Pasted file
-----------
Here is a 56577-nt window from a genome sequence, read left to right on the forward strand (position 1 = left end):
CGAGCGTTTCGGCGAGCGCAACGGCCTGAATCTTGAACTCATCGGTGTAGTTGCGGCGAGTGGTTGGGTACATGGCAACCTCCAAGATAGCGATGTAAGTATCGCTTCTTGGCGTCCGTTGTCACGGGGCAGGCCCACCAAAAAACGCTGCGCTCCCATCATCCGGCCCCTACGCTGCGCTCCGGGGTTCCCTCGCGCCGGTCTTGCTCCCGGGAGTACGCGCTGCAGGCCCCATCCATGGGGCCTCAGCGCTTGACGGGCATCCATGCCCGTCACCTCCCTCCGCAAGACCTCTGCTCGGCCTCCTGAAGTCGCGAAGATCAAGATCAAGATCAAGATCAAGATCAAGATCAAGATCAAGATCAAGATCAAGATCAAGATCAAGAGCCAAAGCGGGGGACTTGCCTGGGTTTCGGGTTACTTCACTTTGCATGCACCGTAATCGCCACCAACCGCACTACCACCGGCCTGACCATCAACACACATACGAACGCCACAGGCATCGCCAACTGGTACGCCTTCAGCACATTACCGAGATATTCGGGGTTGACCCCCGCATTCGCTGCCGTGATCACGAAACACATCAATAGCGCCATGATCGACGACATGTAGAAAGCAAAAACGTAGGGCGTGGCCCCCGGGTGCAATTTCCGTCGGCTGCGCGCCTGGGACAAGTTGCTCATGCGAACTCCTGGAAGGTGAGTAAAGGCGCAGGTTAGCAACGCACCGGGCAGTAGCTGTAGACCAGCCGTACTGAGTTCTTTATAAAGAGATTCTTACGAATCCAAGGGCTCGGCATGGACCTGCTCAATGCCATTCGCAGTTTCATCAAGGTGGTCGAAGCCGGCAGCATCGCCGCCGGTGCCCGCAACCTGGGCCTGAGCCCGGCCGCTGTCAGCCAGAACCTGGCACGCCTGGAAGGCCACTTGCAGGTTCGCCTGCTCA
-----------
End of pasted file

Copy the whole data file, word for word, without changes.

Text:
Here is a 56577-nt window from a genome sequence, read left to right on the forward strand (position 1 = left end):
CGAGCGTTTCGGCGAGCGCAACGGCCTGAATCTTGAACTCATCGGTGTAGTTGCGGCGAGTGGTTGGGTACATGGCAACCTCCAAGATAGCGATGTAAGTATCGCTTCTTGGCGTCCGTTGTCACGGGGCAGGCCCACCAAAAAACGCTGCGCTCCCATCATCCGGCCCCTACGCTGCGCTCCGGGGTTCCCTCGCGCCGGTCTTGCTCCCGGGAGTACGCGCTGCAGGCCCCATCCATGGGGCCTCAGCGCTTGACGGGCATCCATGCCCGTCACCTCCCTCCGCAAGACCTCTGCTCGGCCTCCTGAAGTCGCGAAGATCAAGATCAAGATCAAGATCAAGATCAAGATCAAGATCAAGATCAAGATCAAGATCAAGATCAAGAGCCAAAGCGGGGGACTTGCCTGGGTTTCGGGTTACTTCACTTTGCATGCACCGTAATCGCCACCAACCGCACTACCACCGGCCTGACCATCAACACACATACGAACGCCACAGGCATCGCCAACTGGTACGCCTTCAGCACATTACCGAGATATTCGGGGTTGACCCCCGCATTCGCTGCCGTGATCACGAAACACATCAATAGCGCCATGATCGACGACATGTAGAAAGCAAAAACGTAGGGCGTGGCCCCCGGGTGCAATTTCCGTCGGCTGCGCGCCTGGGACAAGTTGCTCATGCGAACTCCTGGAAGGTGAGTAAAGGCGCAGGTTAGCAACGCACCGGGCAGTAGCTGTAGACCAGCCGTACTGAGTTCTTTATAAAGAGATTCTTACGAATCCAAGGGCTCGGCATGGACCTGCTCAATGCCATTCGCAGTTTCATCAAGGTGGTCGAAGCCGGCAGCATCGCCGCCGGTGCCCGCAACCTGGGCCTGAGCCCGGCCGCTGTCAGCCAGAACCTGGCACGCCTGGAAGGCCACTTGCAGGTTCGCCTGCTCA